State Rep. Allen Peake, R-Macon, who authored the original law, sponsored HR 36. It would put the question to voters on the 2018 ballot of whether to allow growing and distributing the drug in Georgia for medicinal purposes only. It faces a high bar for passage: Because it is written in the form of a constitutional amendment, it needs two-thirds approval in each the House and Senate.
Peake also filed a related piece of legislation, House Bill 65, which would expand the list of eligible illnesses for medical marijuana to include AIDS, Alzheimer’s disease, autism, intractable pain, post-traumatic stress disorder, and Tourette’s syndrome.
The filings come the same day the Senate introduced a much less aggressive medical marijuana expansion. Senate Bill 16 would back limited expansion of the law — adding only autism to the list of eligible illnesses — only if there's a rollback of the allowable THC level in the cannabis oil now allowed here.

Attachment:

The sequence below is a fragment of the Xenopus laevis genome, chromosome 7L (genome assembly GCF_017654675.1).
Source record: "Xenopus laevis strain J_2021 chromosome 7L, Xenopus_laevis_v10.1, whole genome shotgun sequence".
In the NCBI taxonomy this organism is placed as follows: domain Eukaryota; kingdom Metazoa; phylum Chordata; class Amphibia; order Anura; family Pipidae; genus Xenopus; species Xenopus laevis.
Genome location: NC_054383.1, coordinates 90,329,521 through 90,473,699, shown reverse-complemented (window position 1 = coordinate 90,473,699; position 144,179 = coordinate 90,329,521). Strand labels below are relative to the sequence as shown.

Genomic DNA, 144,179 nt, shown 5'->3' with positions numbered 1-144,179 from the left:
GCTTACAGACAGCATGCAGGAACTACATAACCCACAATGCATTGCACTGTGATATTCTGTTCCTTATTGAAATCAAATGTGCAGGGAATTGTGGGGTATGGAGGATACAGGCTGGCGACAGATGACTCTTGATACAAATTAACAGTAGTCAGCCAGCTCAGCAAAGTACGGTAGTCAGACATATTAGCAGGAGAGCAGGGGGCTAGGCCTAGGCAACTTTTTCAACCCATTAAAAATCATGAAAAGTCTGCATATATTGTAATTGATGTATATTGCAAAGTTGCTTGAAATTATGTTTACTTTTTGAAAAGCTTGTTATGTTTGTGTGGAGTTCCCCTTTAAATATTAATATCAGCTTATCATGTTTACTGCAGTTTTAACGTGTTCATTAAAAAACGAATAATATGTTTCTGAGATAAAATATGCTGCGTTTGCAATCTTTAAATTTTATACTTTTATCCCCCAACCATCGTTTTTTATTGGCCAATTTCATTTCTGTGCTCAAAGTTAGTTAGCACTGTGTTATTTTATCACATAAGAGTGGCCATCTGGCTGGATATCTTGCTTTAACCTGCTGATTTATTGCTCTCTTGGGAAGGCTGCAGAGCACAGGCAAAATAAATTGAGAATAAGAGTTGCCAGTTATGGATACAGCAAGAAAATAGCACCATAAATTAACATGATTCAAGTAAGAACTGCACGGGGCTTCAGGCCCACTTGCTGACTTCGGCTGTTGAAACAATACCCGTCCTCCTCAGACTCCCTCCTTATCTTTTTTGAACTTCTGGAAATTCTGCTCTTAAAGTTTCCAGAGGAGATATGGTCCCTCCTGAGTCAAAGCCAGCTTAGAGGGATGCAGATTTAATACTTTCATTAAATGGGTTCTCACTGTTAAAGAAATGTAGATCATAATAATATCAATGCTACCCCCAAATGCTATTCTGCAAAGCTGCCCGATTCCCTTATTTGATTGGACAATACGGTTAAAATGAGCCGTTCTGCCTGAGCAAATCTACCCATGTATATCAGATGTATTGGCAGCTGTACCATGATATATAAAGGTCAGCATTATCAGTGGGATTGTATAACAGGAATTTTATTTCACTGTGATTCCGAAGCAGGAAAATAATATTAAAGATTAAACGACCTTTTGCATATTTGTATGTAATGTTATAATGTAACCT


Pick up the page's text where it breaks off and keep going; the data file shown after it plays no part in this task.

THC is the component in the drug that makes people high. The law allows the possession of cannabis oil with up to 5 percent THC. SB 16 would reduce that maximum to 3 percent.
A poll done earlier this month by The Atlanta Journal-Constitution showed widespread support for allowing growers to harvest and distribute medical marijuana in-state, although there was not support to allow the drug's recreational use.